This summer, North Carolina state legislatures introduced a bill that would strip power from the North Carolina High School Athletic Association (NCHSAA) and place high school athletics under the control of a state commission.
The commission proposed in House Bill 91 would have had the responsibility to enforce eligibility, game rules and conference realignment for all North Carolina public schools, namely excluding private schools. The commission would have been composed of 17-members, including superintendents, principals, athletic directors or certain coaches — with nine members selected by the governor and eight by the General Assembly.
This bill was met with intense discussion, as it had the potential to upend the governing body of high school sports in the state.
Following a revision, North Carolina lawmakers got it right. There are two major factors in this decision: money and politics. Both issues were appropriately addressed, allowing for high school athletics to flourish in the future.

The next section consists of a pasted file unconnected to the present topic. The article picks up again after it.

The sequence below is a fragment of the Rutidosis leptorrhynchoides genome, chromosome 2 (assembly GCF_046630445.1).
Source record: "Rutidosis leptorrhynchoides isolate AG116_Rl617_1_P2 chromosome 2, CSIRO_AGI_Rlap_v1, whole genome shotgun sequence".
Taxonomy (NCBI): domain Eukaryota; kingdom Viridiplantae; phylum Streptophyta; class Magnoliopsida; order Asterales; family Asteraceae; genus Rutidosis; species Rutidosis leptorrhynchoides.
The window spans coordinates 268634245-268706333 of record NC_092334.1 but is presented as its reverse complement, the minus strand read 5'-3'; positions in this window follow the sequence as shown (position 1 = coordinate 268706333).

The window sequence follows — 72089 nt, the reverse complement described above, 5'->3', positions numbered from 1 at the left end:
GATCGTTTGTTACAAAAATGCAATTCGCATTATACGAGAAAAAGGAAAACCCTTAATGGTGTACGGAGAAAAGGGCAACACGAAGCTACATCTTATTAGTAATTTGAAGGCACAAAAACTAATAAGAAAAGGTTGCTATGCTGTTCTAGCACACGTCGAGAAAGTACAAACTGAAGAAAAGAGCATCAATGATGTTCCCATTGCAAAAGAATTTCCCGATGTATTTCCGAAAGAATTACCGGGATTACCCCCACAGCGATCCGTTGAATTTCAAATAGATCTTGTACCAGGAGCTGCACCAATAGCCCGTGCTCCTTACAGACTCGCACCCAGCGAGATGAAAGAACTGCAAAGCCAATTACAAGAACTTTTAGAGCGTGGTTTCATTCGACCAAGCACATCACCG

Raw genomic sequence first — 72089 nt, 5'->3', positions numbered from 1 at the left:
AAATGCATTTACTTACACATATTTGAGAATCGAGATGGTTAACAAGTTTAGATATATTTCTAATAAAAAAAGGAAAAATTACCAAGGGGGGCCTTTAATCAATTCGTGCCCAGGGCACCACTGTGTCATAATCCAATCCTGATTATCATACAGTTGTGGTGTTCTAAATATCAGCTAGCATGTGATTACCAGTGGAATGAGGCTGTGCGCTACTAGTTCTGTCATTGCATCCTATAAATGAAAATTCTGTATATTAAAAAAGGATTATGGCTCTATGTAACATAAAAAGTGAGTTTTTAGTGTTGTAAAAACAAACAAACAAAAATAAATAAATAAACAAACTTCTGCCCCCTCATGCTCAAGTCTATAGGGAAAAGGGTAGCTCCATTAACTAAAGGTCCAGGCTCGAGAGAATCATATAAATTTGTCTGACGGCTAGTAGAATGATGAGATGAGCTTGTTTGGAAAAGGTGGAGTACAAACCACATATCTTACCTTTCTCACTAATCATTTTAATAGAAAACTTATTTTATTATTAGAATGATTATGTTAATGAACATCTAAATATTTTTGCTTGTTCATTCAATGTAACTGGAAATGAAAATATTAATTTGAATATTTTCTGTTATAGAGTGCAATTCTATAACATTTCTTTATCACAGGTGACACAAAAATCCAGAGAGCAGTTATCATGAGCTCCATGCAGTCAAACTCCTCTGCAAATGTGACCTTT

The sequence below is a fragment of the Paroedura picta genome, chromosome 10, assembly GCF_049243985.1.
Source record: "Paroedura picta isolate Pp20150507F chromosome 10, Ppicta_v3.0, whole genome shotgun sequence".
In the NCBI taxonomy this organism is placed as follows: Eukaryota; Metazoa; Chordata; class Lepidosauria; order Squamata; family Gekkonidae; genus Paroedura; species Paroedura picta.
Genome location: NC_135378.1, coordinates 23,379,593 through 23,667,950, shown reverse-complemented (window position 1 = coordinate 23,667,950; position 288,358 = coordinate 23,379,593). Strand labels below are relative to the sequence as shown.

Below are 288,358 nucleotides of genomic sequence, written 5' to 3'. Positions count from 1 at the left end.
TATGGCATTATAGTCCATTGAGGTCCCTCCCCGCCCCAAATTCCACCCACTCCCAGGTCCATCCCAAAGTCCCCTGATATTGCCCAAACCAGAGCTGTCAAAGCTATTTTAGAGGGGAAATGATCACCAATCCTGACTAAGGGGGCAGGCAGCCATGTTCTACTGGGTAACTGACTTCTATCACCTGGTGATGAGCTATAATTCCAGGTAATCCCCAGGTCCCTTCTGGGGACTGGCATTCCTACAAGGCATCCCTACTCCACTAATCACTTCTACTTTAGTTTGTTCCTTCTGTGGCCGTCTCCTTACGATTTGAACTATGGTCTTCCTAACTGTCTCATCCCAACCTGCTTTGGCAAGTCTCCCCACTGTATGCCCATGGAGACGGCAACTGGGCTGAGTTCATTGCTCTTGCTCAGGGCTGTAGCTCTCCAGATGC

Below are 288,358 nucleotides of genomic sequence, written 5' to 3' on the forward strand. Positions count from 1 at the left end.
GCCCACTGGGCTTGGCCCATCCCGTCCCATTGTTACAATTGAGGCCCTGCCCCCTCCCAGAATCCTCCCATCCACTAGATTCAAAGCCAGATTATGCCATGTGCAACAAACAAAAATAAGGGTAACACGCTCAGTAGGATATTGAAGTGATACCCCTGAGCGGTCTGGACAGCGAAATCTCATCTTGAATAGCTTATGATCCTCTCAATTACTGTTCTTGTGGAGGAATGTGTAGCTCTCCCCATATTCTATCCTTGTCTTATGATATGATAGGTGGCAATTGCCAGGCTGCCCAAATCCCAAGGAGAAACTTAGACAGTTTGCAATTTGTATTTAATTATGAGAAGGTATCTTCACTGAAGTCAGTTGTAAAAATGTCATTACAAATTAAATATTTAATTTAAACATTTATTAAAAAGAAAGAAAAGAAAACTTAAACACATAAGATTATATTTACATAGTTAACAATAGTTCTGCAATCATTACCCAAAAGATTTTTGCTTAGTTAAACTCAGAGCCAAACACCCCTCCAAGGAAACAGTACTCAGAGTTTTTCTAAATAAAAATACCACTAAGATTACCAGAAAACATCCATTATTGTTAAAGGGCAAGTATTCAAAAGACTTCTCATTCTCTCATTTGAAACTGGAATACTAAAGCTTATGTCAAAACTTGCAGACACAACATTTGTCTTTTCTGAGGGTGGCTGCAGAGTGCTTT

The original bill stemmed after Republican state legislatures questioned the $42 million in assets the NCHSAA held as of June 2020. The money the NCHSAA held onto is unacceptable.
This sum comes during the COVID-19 pandemic, a time when many high school athletic departments are struggling to balance their budgets. Meanwhile, in the midst of the challenging year, the NCHSAA maintained membership fees and levied fines against the school for eligibility violations.
Eligibility violations — in the middle of a pandemic.
Further, in this year's North Carolina high school baseball championships, the chosen host sites were Burlington Athletic Stadium, a former minor league stadium, and J.P. Riddle Stadium, a current community college field in Fayetteville. State-of-the-art minor league stadiums went unused.
These are sub-par baseball facilities that the NCHSAA allowed for their state championships to be held at, a switch from venues at UNC-System schools such as UNC-Greensboro. The decision to play at a second-rate stadium while sitting on $42 million is inexcusable.